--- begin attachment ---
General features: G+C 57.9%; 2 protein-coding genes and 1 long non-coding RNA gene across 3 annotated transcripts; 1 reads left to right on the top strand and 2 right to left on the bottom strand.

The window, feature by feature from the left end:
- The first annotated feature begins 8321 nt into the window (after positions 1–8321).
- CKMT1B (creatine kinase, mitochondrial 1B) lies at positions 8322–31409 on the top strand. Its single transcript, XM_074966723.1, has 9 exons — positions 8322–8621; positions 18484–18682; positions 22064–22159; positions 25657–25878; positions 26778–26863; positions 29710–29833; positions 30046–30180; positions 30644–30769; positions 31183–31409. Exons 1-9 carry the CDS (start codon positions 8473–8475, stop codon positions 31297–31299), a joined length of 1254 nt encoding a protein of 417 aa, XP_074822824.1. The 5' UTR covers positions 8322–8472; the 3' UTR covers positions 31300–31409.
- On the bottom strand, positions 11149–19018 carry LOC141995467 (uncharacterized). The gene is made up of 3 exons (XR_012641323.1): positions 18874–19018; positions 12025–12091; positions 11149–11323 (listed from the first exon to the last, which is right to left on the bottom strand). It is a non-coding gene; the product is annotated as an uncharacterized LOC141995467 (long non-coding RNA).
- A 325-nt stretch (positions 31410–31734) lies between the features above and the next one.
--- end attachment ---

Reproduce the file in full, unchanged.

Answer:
General features: G+C 57.9%; 2 protein-coding genes and 1 long non-coding RNA gene across 3 annotated transcripts; 1 reads left to right on the top strand and 2 right to left on the bottom strand.

The window, feature by feature from the left end:
- The first annotated feature begins 8321 nt into the window (after positions 1–8321).
- CKMT1B (creatine kinase, mitochondrial 1B) lies at positions 8322–31409 on the top strand. Its single transcript, XM_074966723.1, has 9 exons — positions 8322–8621; positions 18484–18682; positions 22064–22159; positions 25657–25878; positions 26778–26863; positions 29710–29833; positions 30046–30180; positions 30644–30769; positions 31183–31409. Exons 1-9 carry the CDS (start codon positions 8473–8475, stop codon positions 31297–31299), a joined length of 1254 nt encoding a protein of 417 aa, XP_074822824.1. The 5' UTR covers positions 8322–8472; the 3' UTR covers positions 31300–31409.
- On the bottom strand, positions 11149–19018 carry LOC141995467 (uncharacterized). The gene is made up of 3 exons (XR_012641323.1): positions 18874–19018; positions 12025–12091; positions 11149–11323 (listed from the first exon to the last, which is right to left on the bottom strand). It is a non-coding gene; the product is annotated as an uncharacterized LOC141995467 (long non-coding RNA).
- A 325-nt stretch (positions 31410–31734) lies between the features above and the next one.